It's no secret that Windows doesn't look great on high-resolution, high-DPI monitors and multi-monitor setups. Microsoft has tried several times to fix this problem with updates, but things are still not as good as they should be.
Although Windows 10 launched six years ago, users have to make a lot of manual adjustments to keep the graphics looking good on high DPI monitors.
This is where the scaling of the display comes into play. Let's see how you can scale the graphic on Windows to better fit your display.
What is display scaling?
Display scaling refers to adjusting UI elements such as images and text so that they look good on your display. On monitors with high DPI, the scaling of the display should make the text appear sharper and the images razor-sharp.
It all sounds good on paper, but Windows leaves a lot to be desired when it comes to scaling the display.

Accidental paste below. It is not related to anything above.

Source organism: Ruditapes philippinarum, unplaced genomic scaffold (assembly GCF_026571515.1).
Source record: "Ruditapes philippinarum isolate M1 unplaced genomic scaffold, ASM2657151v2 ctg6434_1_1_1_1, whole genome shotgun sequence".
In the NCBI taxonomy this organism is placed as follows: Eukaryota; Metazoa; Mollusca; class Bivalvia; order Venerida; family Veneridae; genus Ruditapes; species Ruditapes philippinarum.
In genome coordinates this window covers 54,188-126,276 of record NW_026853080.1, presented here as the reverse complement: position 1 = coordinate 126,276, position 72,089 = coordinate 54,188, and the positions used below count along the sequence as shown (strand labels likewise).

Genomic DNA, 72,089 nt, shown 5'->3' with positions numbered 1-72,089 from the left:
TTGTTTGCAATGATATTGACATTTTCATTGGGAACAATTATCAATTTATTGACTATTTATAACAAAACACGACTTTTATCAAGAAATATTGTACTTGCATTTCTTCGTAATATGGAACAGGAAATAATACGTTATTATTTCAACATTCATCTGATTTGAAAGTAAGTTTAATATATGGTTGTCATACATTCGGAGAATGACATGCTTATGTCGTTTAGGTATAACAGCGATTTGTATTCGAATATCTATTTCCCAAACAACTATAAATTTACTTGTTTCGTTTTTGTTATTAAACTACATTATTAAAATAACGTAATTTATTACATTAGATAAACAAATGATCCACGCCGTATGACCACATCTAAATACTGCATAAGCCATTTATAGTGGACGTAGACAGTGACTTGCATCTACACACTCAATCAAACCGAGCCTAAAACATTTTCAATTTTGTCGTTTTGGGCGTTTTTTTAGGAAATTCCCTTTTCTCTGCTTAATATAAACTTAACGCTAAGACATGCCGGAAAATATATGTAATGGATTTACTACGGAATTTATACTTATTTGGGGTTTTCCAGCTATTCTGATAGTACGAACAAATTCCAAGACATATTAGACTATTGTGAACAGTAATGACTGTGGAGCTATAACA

Traditionally, programs scale their graphics according to the existing pixels. For example, on a 1080p monitor, the software scales to map its visual elements to around two million pixels. The same graphic would have to be set to eight million pixels on a 4K monitor.
And this is where problems arise.
First, the text elements look much smaller on displays with high DPI values because they need to be mapped to individual pixels. So readability is a hit.
Second, if you are using multiple monitors, the graphics will not scale well, especially if the monitors are of different sizes and resolutions.
To address the per-pixel scaling problem, Microsoft introduced bitmap scaling. Bitmap scaling works just like a digital zoom. Essentially, Windows takes the graphics and distributes them across the display. You can imagine how this can lead to a loss of clarity and detail.